I’ve always loved what Willingham did with Cinderella, so I was very excited to read Cinderella: From Fabletown with Love by Chris Roberson and Shawn McManus. And this miniseries doesn’t fail to disappoint when it comes to more kick ass Cinderella. She’s still a super spy and all that jazz.
Let me first say that I loved Chrissie Zullo’s covers. They are gorgeous. I want prints of them on my walls. I do think that their beauty helped make this series the success that it was. It’s always a draw.
In this tale, Beast sends Cindy on a mission after there’s a flood of magical objects into the Mundy world. She needs to figure who’s doing it and stop them. The auctions are happening in Dubai. (Which immediately sends me bad feelings about where this story is headed given the downright racism in other tales concerning Arabian fables. But I gave Roberson the benefit of the doubt until I read it.)
Before taking off, Cinderella must check on her shoe store, The Glass Slipper. Her employee Crispin is not pleased with all her globetrotting and how she never likes his designs. Of course, he has no idea that she’s a spy. In fact, he thinks that she’s having an affair with Beast, instead of getting debriefed on secret missions.
Cindy also visits Frau Totenkinder for a magical bracelet and ring. The ring can sense when she’s around magical items. Cindy and Totenkinder have a strained relationship at best. And as usual, Totenkinder seems to know more about what’s going on than she volunteers. When Totenkinder gets quippy about Cinderella being demanding and says she hopes she wasn’t this rude to her Fairy Godmother, Cindy shuts her down in anger.
Cinderella also makes a stop to the Fables Farm to visit her friends and sources, Dickory (the mouse), Jenny Wren, and Puss-in-Boots. They each touch the charms on Cinderella’s bracelet so she can summon them when she needs them. Apparently, each of them owes her from a time she saved them.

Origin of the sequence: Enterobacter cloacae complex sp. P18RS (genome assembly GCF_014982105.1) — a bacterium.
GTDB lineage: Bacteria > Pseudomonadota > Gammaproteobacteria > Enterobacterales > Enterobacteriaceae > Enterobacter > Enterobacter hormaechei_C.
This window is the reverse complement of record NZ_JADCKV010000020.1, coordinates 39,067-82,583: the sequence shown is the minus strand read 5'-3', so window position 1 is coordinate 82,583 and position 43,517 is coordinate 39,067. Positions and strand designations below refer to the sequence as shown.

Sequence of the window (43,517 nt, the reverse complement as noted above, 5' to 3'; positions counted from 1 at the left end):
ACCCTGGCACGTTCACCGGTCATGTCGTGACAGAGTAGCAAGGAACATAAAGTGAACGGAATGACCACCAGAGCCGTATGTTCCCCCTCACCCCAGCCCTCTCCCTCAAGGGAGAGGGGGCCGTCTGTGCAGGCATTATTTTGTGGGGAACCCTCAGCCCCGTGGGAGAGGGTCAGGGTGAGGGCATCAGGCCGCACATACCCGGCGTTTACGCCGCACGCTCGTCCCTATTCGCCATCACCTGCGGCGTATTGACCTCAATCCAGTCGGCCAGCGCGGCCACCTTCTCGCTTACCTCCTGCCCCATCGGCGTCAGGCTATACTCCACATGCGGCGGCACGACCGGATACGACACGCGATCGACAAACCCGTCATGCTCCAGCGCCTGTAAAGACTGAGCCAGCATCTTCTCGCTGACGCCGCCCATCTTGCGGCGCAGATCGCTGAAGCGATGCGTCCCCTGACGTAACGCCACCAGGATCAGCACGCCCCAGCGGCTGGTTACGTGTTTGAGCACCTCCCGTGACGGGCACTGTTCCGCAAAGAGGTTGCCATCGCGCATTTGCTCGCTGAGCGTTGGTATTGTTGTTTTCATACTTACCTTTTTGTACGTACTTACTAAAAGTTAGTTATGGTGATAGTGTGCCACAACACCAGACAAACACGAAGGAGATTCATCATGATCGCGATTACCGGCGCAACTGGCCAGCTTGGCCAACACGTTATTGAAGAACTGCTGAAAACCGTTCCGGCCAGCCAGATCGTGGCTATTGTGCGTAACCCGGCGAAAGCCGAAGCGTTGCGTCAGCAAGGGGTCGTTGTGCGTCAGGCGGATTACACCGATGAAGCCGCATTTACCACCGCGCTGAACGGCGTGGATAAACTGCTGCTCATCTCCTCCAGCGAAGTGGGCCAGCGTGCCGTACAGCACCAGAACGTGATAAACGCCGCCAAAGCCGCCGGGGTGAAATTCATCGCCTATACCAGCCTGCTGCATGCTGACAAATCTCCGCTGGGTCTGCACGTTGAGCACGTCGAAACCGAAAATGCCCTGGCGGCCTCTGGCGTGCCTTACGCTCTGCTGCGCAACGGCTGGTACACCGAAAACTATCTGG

Unfortunately, once Cinderella touches down in Dubai, there is more of Fables‘s failure to deal with the Arab world. While never going to Dubai myself, I’ve heard from world travelers who’ve spent a lot of time in the Middle East, that Dubai is like no other city. But I don’t feel like Cinderella needed to be commenting on the juxtaposition of gratuitous wealth to attract Western visitors and Sharia law. In the Fables‘ world, I just wish the writers would leave giant global issues from the Mundy world alone and let us readers enjoy the Fables‘s world, whether European or Arabian. I mean, that’s why I’m reading this.
Cindy’s meeting with Aladdin was rather predictable spy-fighting. I’d been wondering when they were going to bring him into the world considering what a famous Arabian character he is. I’m okay with Aladdin as the now rich playboy who’s also a spy. As Cinderella later realizes (though I don’t know why she’d never heard of his tale), she and Aladdin had basically the same path in life.